In 1976, activists organized the “Continental Walk for Disarmament and Social Justice,” a 9-month march with 20 routes going through 34 states, calling for a halt to nuclear weapons and demanding budget increases for social services. Nowhere was Social Justice needed more than in the Southern leg of the march, which consisted mostly of poor blacks and only three whites. Beginning in New Orleans in April, the group marched in the street all the way to Washington, D.C. by October. This contingent was harassed more than any other group by police in the “New South.” Police were heard complaining that the walkers were “stirring up our niggers.” On six different occasions, every single walker was arrested at the same time. All six arrests resulted from local police preventing the walkers from marching in the street, but, refusing to pay bail after each arrest, the demonstrators were eventually released from jail and “insisted on our constitutional right to walk” in the street. In each case, the police went out of their way to prevent permits from being issued to the walkers, or at least went out of their way to harass the walkers, instead of just allowing them to pass through.
For example, in North Carolina over 20 walkers were refused a permit they applied for, and were arrested after attempting to march in the street. Police, however, couldn’t fit all of them into the paddy wagon, prompting them to order the demonstrators to march themselves to the jail. The abnormal request of “self-incarceration” was even more baffling because the route to the jail was the exact route the walkers originally intended to walk, except one block shorter. It behooved the walkers that they had to march through town to imprison themselves for the crime of marching in the street.
Certain police officers in Bridgeton, NJ, have successfully imitated the style of the officers from the “New South.” On February 3, 2015, nearly 50 demonstrators marched in support of civilian review boards and an independent investigation of the police shooting of Jerame Reid (36, black) on December 30. Four of us, known as the “Bridgeton 4,” received citations for allegedly marching in the street against police orders. Walter Hudson, organizer of the protest, correctly described the citations as being a form of police “scare tactics.” The police exacerbated the problem by harassing the demonstrators throughout the one mile march. According to Hudson, demonstrators had marched the same route twice before without being molested, but the difference this time was that demonstrators continued to march toward the City Municipal Building, instead of stopping at the Courthouse.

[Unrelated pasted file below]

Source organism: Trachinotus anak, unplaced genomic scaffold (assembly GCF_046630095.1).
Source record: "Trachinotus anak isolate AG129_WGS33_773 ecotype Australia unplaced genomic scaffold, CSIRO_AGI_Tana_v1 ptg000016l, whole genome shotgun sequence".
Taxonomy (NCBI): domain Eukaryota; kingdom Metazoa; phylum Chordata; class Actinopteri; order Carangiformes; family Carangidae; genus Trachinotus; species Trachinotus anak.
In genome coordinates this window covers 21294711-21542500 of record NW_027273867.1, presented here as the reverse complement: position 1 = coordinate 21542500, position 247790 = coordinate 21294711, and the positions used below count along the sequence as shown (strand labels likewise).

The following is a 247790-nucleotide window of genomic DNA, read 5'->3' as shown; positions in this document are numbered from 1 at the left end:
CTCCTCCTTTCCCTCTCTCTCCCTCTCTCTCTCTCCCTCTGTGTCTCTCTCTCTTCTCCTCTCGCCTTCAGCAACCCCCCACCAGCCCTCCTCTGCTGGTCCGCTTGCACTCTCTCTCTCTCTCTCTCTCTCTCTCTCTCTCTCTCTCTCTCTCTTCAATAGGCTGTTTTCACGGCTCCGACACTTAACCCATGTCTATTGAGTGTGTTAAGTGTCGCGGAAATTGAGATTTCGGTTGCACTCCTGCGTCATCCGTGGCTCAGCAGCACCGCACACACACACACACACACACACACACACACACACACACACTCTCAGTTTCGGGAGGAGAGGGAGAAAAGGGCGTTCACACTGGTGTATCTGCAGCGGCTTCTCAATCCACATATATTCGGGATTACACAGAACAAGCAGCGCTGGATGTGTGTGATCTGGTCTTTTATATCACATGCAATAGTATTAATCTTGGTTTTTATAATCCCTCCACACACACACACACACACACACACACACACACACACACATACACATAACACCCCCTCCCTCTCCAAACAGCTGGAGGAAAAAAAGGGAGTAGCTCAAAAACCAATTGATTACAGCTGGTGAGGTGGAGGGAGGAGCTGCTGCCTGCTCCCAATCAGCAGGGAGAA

The march launched from the spot where Reid was shot and killed by police on Henry Street. Prior to marching, however, two police vehicles pulled over a car driven by one of the demonstrators. Clearly the police were out to give us a hard time. Everyone marched in the street without any problems for at least five minutes until we reached South Avenue. Then, without even speaking with any of the walkers or even bothering to get out of their vehicles, the police began ordering the walkers over the microphone to get onto the sidewalk. It was dehumanizing to be treated like cattle, expected to obey the master without any explanation.
According to Philly.com: “Police said the march briefly blocked traffic on South Avenue.” This is a lie, a lie that has been repeatedly used by police in the history of protest movements, particularly by southern police officials during the civil rights movement in the 1960s. In the south, civil rights workers were ticketed for driving one mile per hour over the speed limit, jaywalking, and other minor violations that allowed police to implement scare tactics. In this instance, demonstrators in no way blocked traffic, but the police claimed otherwise to justify their ruthless attack. In fact, every vehicle that drove by honked in support of the demonstrators.